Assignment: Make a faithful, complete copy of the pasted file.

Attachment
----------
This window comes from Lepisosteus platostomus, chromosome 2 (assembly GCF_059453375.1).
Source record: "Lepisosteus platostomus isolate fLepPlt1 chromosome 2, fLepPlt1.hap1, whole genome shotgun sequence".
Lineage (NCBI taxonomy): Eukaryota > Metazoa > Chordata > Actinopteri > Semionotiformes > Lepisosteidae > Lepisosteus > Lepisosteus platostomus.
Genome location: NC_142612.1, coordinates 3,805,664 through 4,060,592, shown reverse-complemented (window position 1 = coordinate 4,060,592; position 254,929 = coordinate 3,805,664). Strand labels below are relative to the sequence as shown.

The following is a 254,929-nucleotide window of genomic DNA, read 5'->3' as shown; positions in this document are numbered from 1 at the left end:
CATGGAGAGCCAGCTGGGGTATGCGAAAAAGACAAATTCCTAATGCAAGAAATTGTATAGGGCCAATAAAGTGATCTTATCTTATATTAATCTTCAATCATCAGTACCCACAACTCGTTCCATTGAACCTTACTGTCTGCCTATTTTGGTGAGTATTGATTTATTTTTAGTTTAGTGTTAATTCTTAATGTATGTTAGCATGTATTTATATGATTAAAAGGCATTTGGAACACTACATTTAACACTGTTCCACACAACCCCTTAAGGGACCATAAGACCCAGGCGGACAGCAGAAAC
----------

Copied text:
This window comes from Lepisosteus platostomus, chromosome 2 (assembly GCF_059453375.1).
Source record: "Lepisosteus platostomus isolate fLepPlt1 chromosome 2, fLepPlt1.hap1, whole genome shotgun sequence".
Lineage (NCBI taxonomy): Eukaryota > Metazoa > Chordata > Actinopteri > Semionotiformes > Lepisosteidae > Lepisosteus > Lepisosteus platostomus.
Genome location: NC_142612.1, coordinates 3,805,664 through 4,060,592, shown reverse-complemented (window position 1 = coordinate 4,060,592; position 254,929 = coordinate 3,805,664). Strand labels below are relative to the sequence as shown.

The following is a 254,929-nucleotide window of genomic DNA, read 5'->3' as shown; positions in this document are numbered from 1 at the left end:
CATGGAGAGCCAGCTGGGGTATGCGAAAAAGACAAATTCCTAATGCAAGAAATTGTATAGGGCCAATAAAGTGATCTTATCTTATATTAATCTTCAATCATCAGTACCCACAACTCGTTCCATTGAACCTTACTGTCTGCCTATTTTGGTGAGTATTGATTTATTTTTAGTTTAGTGTTAATTCTTAATGTATGTTAGCATGTATTTATATGATTAAAAGGCATTTGGAACACTACATTTAACACTGTTCCACACAACCCCTTAAGGGACCATAAGACCCAGGCGGACAGCAGAAAC